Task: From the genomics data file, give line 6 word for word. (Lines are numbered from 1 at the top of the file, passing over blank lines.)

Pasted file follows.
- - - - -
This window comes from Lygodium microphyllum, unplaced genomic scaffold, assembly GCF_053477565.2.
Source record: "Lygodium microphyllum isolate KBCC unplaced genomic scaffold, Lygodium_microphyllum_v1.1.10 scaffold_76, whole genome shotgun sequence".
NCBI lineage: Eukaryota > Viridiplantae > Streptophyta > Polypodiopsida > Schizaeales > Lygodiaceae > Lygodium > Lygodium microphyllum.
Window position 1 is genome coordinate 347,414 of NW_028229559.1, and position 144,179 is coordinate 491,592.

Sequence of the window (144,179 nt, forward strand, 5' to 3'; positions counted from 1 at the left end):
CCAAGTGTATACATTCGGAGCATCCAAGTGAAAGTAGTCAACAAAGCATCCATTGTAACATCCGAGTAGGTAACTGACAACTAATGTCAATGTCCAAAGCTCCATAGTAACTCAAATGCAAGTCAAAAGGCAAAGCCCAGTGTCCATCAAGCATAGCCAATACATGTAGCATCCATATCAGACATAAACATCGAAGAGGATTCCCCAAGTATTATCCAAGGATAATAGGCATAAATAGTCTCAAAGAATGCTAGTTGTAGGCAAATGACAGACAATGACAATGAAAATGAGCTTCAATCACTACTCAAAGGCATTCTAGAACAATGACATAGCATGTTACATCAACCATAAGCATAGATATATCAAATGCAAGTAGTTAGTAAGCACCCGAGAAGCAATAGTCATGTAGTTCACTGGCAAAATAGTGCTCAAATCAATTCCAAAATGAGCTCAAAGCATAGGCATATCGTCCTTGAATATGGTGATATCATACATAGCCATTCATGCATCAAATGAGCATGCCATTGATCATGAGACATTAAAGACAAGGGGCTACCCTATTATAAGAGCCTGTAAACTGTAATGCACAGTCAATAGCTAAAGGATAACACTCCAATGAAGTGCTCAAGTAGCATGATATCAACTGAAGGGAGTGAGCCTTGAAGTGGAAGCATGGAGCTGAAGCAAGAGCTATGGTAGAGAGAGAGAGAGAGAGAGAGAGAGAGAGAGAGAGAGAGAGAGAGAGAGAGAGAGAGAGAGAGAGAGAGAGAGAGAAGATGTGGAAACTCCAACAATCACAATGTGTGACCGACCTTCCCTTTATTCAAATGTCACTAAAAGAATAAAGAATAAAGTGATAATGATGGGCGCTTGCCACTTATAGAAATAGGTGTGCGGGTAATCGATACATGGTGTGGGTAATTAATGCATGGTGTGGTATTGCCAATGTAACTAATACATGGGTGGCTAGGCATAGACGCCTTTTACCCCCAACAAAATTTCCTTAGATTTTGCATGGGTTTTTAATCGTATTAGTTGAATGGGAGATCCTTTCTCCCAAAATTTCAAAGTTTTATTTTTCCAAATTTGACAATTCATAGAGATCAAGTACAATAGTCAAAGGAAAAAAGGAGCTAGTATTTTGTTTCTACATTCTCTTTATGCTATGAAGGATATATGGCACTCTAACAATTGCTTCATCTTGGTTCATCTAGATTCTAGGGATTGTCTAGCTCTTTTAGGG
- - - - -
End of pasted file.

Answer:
CCAAGTGTATACATTCGGAGCATCCAAGTGAAAGTAGTCAACAAAGCATCCATTGTAACATCCGAGTAGGTAACTGACAACTAATGTCAATGTCCAAAGCTCCATAGTAACTCAAATGCAAGTCAAAAGGCAAAGCCCAGTGTCCATCAAGCATAGCCAATACATGTAGCATCCATATCAGACATAAACATCGAAGAGGATTCCCCAAGTATTATCCAAGGATAATAGGCATAAATAGTCTCAAAGAATGCTAGTTGTAGGCAAATGACAGACAATGACAATGAAAATGAGCTTCAATCACTACTCAAAGGCATTCTAGAACAATGACATAGCATGTTACATCAACCATAAGCATAGATATATCAAATGCAAGTAGTTAGTAAGCACCCGAGAAGCAATAGTCATGTAGTTCACTGGCAAAATAGTGCTCAAATCAATTCCAAAATGAGCTCAAAGCATAGGCATATCGTCCTTGAATATGGTGATATCATACATAGCCATTCATGCATCAAATGAGCATGCCATTGATCATGAGACATTAAAGACAAGGGGCTACCCTATTATAAGAGCCTGTAAACTGTAATGCACAGTCAATAGCTAAAGGATAACACTCCAATGAAGTGCTCAAGTAGCATGATATCAACTGAAGGGAGTGAGCCTTGAAGTGGAAGCATGGAGCTGAAGCAAGAGCTATGGTAGAGAGAGAGAGAGAGAGAGAGAGAGAGAGAGAGAGAGAGAGAGAGAGAGAGAGAGAGAGAGAGAGAGAGAGAGAGAAGATGTGGAAACTCCAACAATCACAATGTGTGACCGACCTTCCCTTTATTCAAATGTCACTAAAAGAATAAAGAATAAAGTGATAATGATGGGCGCTTGCCACTTATAGAAATAGGTGTGCGGGTAATCGATACATGGTGTGGGTAATTAATGCATGGTGTGGTATTGCCAATGTAACTAATACATGGGTGGCTAGGCATAGACGCCTTTTACCCCCAACAAAATTTCCTTAGATTTTGCATGGGTTTTTAATCGTATTAGTTGAATGGGAGATCCTTTCTCCCAAAATTTCAAAGTTTTATTTTTCCAAATTTGACAATTCATAGAGATCAAGTACAATAGTCAAAGGAAAAAAGGAGCTAGTATTTTGTTTCTACATTCTCTTTATGCTATGAAGGATATATGGCACTCTAACAATTGCTTCATCTTGGTTCATCTAGATTCTAGGGATTGTCTAGCTCTTTTAGGG